Is COVID-19 affecting, has affected or will affect the Nigerian food security?
To answer this question, let’s first take a look at a typical Nigeria food distribution system before the outbreak of coronavirus.
Adamu is a tomato farmer at Barki-Ladi local government of Plateau state. He harvests his tomato every Monday evening or early morning on Tuesday and gives it to Mathias who aggregates from up to 10 of the likes of Adamus and takes it to the building material market in Jos.
At the building material market, Eunice comes to buy the tomatoes from Mathias and many other aggregators and send it through a truck to Shaibu in M12 market in Lagos.
Mama Iyabo and the likes come to buy from mile-12 market and sell at smaller retail shops across Lagos where Mrs Rufus buys to cook for her household.
Note that, Adamu may not get paid until Eunice buys the Tomato from Mathias and in some cases, Eunice may never get paid until Shaibu sells the tomato at Mile12 market in Lagos.
Now, due to the lockdown, the building material market in Jos no longer hold, neither does the mile-12 market in Lagos. That means Adamu is currently having some tomatoes on the farm that he cannot sell and they are getting spoilt as we speak. Matthias, Eunice and Shaibu are currently unemployed because their market is under lockdown.
If a reasonable proportion of Adamu’s tomato is not sold or worst case, got rotten on the farm, he may find it difficult to afford the necessary inputs like fertilizers, herbicides, pesticides etc. next season, assuming everything is calm before then.
I was discussing with my roommate yesterday on the potential impact of COVID-19 on local and global food security. We concluded that given the worst-case scenario, where the lockdown is extended up to three or even six months from now, one thing that people will early begin to look for is food.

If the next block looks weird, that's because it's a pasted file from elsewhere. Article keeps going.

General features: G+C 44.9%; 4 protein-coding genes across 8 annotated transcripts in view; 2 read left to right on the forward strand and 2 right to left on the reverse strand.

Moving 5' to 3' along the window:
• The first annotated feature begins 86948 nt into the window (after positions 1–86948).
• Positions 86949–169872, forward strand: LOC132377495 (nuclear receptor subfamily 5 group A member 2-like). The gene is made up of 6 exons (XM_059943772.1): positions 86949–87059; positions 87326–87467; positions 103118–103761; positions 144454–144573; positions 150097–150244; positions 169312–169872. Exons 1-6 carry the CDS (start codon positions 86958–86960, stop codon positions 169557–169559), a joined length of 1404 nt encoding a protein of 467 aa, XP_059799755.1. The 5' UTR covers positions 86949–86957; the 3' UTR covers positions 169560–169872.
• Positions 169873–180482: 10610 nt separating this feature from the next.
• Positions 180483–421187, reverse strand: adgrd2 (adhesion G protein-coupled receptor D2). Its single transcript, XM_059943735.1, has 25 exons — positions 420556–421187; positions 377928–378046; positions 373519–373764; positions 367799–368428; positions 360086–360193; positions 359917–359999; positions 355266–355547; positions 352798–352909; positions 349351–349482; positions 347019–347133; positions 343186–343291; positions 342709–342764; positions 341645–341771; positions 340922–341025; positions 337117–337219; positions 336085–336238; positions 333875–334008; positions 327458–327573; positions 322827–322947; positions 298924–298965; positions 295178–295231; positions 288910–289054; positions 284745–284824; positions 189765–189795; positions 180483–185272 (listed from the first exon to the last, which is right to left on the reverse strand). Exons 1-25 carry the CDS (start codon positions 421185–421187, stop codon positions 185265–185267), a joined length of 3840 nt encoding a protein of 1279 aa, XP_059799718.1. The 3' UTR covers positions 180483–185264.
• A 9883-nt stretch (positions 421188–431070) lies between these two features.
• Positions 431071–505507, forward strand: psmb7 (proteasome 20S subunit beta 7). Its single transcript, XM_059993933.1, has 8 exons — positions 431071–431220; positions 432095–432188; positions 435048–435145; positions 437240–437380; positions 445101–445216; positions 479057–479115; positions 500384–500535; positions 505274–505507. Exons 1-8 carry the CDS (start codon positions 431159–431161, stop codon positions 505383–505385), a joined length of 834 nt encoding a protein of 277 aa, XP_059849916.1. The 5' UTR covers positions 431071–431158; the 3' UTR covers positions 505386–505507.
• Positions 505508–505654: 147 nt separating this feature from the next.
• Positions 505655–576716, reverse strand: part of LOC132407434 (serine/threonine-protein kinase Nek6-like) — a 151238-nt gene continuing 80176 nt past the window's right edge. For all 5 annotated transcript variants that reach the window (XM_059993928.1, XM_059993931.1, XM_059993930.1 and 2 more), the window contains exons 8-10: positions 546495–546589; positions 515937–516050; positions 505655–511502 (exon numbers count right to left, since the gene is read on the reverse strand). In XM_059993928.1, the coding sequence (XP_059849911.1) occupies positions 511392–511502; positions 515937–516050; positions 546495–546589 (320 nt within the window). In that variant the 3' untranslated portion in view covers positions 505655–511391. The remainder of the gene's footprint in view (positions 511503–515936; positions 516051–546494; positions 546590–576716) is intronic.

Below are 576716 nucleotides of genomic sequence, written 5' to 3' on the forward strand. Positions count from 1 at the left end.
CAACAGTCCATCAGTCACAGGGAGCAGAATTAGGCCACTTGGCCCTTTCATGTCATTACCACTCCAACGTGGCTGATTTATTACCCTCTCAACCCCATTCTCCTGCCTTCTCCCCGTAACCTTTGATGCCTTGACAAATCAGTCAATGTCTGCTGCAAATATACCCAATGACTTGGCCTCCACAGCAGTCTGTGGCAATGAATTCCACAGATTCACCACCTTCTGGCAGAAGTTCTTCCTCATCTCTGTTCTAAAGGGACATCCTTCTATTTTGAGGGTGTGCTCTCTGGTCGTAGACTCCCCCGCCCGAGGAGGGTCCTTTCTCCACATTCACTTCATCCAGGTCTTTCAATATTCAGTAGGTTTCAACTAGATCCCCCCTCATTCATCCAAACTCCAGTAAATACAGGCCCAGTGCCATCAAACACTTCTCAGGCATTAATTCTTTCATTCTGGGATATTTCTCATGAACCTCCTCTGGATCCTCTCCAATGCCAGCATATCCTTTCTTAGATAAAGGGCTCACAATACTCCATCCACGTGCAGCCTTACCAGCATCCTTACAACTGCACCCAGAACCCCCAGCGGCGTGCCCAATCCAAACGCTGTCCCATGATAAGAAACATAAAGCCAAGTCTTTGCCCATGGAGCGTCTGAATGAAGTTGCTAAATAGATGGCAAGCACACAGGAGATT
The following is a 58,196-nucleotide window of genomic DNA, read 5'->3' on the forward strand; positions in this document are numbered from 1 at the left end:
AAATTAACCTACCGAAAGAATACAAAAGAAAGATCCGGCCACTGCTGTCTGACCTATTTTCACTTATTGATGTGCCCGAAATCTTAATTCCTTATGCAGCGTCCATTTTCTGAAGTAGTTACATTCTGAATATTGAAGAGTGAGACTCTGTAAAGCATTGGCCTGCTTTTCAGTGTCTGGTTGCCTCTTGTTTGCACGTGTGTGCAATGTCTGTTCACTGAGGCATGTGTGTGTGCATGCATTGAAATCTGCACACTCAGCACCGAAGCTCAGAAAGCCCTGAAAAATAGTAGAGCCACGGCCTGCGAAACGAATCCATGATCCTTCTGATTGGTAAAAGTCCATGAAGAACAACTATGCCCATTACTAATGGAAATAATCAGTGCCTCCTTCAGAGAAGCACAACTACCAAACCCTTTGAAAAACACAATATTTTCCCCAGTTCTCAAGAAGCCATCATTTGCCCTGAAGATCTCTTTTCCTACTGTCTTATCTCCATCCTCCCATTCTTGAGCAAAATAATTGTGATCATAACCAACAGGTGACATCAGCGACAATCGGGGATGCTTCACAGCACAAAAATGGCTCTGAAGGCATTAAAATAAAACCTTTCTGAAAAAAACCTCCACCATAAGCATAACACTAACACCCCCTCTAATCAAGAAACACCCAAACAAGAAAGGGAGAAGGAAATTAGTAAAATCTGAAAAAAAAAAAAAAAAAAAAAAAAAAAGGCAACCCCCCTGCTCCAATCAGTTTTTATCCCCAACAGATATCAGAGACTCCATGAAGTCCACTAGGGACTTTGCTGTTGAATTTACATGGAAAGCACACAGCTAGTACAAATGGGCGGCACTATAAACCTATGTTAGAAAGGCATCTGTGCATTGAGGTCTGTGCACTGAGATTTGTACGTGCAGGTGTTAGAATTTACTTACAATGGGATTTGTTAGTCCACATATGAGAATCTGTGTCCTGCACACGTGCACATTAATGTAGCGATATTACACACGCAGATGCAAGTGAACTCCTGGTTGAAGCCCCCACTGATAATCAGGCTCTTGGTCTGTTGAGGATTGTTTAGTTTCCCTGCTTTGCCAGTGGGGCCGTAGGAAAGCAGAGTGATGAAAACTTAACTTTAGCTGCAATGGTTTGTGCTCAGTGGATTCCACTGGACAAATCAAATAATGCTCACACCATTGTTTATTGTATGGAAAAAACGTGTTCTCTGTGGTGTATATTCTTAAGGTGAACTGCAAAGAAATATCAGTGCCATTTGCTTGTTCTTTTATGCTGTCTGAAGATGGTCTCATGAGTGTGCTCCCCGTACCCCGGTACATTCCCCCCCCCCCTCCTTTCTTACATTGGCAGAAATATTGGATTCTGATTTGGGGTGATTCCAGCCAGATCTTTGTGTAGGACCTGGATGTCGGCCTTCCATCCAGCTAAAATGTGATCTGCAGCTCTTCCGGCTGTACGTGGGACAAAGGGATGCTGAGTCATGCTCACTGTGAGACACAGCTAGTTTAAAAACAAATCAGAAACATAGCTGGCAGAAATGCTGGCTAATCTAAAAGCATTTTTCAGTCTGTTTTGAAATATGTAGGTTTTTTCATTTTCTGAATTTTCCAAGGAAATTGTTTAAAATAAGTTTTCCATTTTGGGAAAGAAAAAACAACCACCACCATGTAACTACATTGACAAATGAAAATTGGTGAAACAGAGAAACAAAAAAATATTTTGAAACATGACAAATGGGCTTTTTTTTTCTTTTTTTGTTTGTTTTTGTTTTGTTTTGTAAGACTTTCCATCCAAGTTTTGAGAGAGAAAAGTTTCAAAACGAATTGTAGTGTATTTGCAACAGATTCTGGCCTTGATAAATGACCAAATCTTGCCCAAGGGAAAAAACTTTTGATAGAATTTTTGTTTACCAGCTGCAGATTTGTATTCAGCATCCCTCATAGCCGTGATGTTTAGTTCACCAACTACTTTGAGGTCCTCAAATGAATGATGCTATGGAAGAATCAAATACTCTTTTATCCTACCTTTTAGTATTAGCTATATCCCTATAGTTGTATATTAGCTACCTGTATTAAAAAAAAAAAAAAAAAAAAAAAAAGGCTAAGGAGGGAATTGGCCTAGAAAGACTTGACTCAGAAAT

Apart from the fact that people will be in dare to eat to survive, the likes of Mrs Rufus in Lagos may not even see the food to buy at all or it will become expensive and inflation sets in.
What is the way out?
I cannot advise that the lockdown should be relaxed. I do not have enough data to make such a recommendation, but what I do know is that, if things are not done differently, the lockdown will be as worst as leaving everybody to work.
If there is anything, this pandemic has allowed us to reinvent the food production and distribution system in Nigeria.
First, we need to be able to get tomatoes from Adamu in Plateau state to Mrs Rufus in Lagos. Through a public-private partnership, efficient food storage and distribution that allows agricultural products to be aggregated from the ‘Adamus’ and moved directly to organized grocery stores in Lagos where Mrs Rufus’ can have access.
The Mathias’ and Eunice’s can be a great asset in aggregating these products from the farmers as they are familiar not only familiar with them but also experienced in that. However, instead of bringing the product to the open market, they will just have to bring it down to an organized collecting centre close to them. With that, everyone gets to keep their job with less risk of spreading the virus.
The alternative or rather a complementary approach is to empower Mrs Rufus to produce her food. That will mean investing in urban/indoor farming technology such as hydroponics, aeroponics container farming, greenhouse technology etc.
The good news is, we do not need the government to do this. We already have young entrepreneurs blazing the trail. Typical examples are soupah.ng lead by Ifeoluwa Olatayo that is employing hydroponics and aquaponics technology and fresh direct using the container farming technology. This technology can be learned and scaled down to the household level
If you ask me, I will say it is a good time to invest in these technologies and the government needs to play a crucial role of providing incentives to help people acquire the skills and the resources. Whether or not we experience the worst-case scenario as explained above, you have nothing to lose, but a lot to gain.
We all know that after this pandemic season is over, there is going to be a “new normal”. We will experience disruption at different levels of the food and agricultural value chains ranging from production, through processing and transportation to distribution food. People are may lose their means of livelihood while others will position themselves to tap into the new opportunities to create new jobs.
What type of new normal do we want to next generation to meet as regards the food system?